Not much for children in Budget

Written by Komal Ganotra | Updated: Jul 21 2014, 18:52pm hrs
The annual Budget exercise is the most important economic instrument of the government. It is also an expression of the governments intent, priorities and policy decisions. Proper implementation of policies or programmes is dependent on provision of adequate financial resources. When it comes to children, adequately investing in their present is crucial for their current and future development.

India has seen an increase in the investment pattern on child-specific budget components of the Union government from 2.39% in 2000-01 to 4.56% (Revised Estimates) of the Union Budget in 2013-14, although the allocations have been more or less stagnant over the last five years. Yet the picture is far from clear. In the 2014-15 Budget, child allocations stands at 4.52% with absolute amount increasing slightly from R72,496.21 crore in 2013-14 (Revised Estimates) to R81,075.26 crore in 2014-15 (Budget Estimates). This implies that the increase in child budget has not been proportionate to the year-on-year increase in the Union governments budget over the years. When translated into GDP figures, this comes to only 0.63% of GDP. This is far below the 6% GDP spending on education alone as promised in the partys election manifesto.

Sector-wise priorities of child-specific schemes may be viewed by categorising these into four groups(1) child education, (2) child development, (3) child health, and (4) child protection. Education-related schemes include those up to secondary education (not including higher education), while child development schemes include those related to early childhood care and nutrition, and the child protection category include programmes/schemes for protecting children from difficult situations.

If we analyse the total child budget in 2014-15 (BE) with respect to these categories, 72.3% is earmarked towards education. Similarly, the share of child development is seen as 23.1%. Again, 3.5% is earmarked for child health and 1.1% for child protection. The trend of distribution amongst these sectors has consistently been the same across the last five years.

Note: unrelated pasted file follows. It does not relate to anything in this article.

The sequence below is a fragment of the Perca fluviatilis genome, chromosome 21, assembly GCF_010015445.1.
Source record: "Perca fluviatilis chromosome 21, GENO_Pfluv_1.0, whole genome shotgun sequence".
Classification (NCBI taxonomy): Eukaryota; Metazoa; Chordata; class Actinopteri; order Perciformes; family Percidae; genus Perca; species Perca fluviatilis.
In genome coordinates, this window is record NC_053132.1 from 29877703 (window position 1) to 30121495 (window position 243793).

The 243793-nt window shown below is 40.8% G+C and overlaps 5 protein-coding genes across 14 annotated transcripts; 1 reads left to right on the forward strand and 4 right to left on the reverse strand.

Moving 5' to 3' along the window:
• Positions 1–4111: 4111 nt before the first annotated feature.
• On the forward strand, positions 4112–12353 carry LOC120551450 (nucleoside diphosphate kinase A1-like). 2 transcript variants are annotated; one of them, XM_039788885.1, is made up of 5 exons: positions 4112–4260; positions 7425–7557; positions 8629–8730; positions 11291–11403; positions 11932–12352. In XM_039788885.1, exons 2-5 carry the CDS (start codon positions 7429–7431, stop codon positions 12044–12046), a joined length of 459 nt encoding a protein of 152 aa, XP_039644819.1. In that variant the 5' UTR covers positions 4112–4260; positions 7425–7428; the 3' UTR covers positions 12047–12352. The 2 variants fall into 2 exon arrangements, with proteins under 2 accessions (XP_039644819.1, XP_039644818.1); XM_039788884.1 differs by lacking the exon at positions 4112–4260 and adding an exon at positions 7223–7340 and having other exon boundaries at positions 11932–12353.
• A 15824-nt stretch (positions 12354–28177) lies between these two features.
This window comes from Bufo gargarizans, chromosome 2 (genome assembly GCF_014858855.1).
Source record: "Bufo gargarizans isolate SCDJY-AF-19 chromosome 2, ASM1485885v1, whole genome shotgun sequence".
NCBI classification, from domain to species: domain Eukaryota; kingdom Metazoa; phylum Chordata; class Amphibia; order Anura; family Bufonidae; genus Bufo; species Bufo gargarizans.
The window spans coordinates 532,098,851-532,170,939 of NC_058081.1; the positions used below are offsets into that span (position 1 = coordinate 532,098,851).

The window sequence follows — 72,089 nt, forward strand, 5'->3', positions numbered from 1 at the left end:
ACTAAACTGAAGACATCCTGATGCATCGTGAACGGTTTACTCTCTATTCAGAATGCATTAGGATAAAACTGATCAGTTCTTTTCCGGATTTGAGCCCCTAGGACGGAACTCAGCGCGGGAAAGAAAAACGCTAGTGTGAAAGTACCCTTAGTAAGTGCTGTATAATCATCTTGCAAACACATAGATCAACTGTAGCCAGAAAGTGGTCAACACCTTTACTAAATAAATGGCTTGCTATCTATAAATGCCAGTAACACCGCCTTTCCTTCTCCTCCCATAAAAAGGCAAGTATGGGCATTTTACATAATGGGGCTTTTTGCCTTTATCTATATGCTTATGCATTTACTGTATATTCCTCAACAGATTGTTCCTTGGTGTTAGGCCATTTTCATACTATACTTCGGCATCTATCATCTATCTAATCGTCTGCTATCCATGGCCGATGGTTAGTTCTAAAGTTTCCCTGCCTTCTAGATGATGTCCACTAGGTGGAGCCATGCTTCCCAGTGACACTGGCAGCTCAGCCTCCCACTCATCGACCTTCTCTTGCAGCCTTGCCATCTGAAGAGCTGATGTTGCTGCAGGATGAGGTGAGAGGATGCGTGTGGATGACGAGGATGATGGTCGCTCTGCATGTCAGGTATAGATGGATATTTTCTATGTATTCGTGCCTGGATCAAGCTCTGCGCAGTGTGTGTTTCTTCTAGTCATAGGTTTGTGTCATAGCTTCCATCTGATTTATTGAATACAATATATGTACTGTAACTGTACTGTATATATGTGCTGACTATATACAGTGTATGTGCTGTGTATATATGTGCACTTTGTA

In the education sector, there has been a marginal improvement in the allocation for primary education, as per the increase for Sarva Shiksha Abhiyan from R27,258 crore to R28,635 crore. New schemes include those for teacher training and adult education, as well as support to madrasas with allocations of R1,250 crore and R275 crore, respectively. In terms of policy intent, two schemes merit attentionthe Beti Bachao, Beti Padhao Yojana with an allocation of R100 crore, and the announcement on ensuring toilets and drinking water in girl schools.

In child health, a similar appreciation is seen, wherein the allocation has gone up from R2,040.90 crore to R2,914.44 crore. The major amount of R2,622.1 crore in the child health budget is allocated towards the NRHM-RCH Flexible Pool, in which the National Rural Health Mission, National Urban Health Mission, RCH and Routine Immunisation programmes have all been combined. As a consequence, the scope of allocation for other schemes has been negligible. The Budget has been encouraging in context of the announcement made regarding setting up of a National Programme on Malnutrition. The finance minister acknowledged the need for urgent action to improve the nutritional status of almost 50% of our child population. The challenges before India are immenseabout 44% of Indian children under five are underweight and 48% are stunted. Even on a global level, India is home to 42% of the worlds underweight children and 31% of the stunted.

Child protection, once again, remained a low priority area. The Integrated Child Protection Scheme, whose budget was reduced from R400 crore in 2012-13 to R300 crore in 2013-14, has been upgraded to R400 crore. The ICPS scheme was recently revised with higher financial provisions, so even this increased amount may not add up to address the critical child protection concerns. India witnesses a huge task with regard to provisions for child labour, trafficking, child marriage, reformation of children in conflict with law, and the rehabilitation of affected children. An overall issue with the child protection area remains the grossly inadequate financial allocations when compared to the number of children falling out of the safety and protective net.

Indias children continue to face multiple challenges, be it adverse sex ratio, high rates of malnourishment, low rates of immunisation, and even basic services such as safe water, sanitation, registration of birth, schools with adequate infrastructure and teachers, and opportunities for holistic development. The Budget has not laid much emphasis on social sectors such as education, health and protection. Children comprise 42% of Indias total population yet the allocations for this group remain grossly inadequate. It is time the government realises that the requirements of the children of the nation are immediate, and strives to make it a top priority in terms of its policies, schemes and budgetary allocations.

The author is director, Policy, Research and Advocacy, CRY.

Views are personal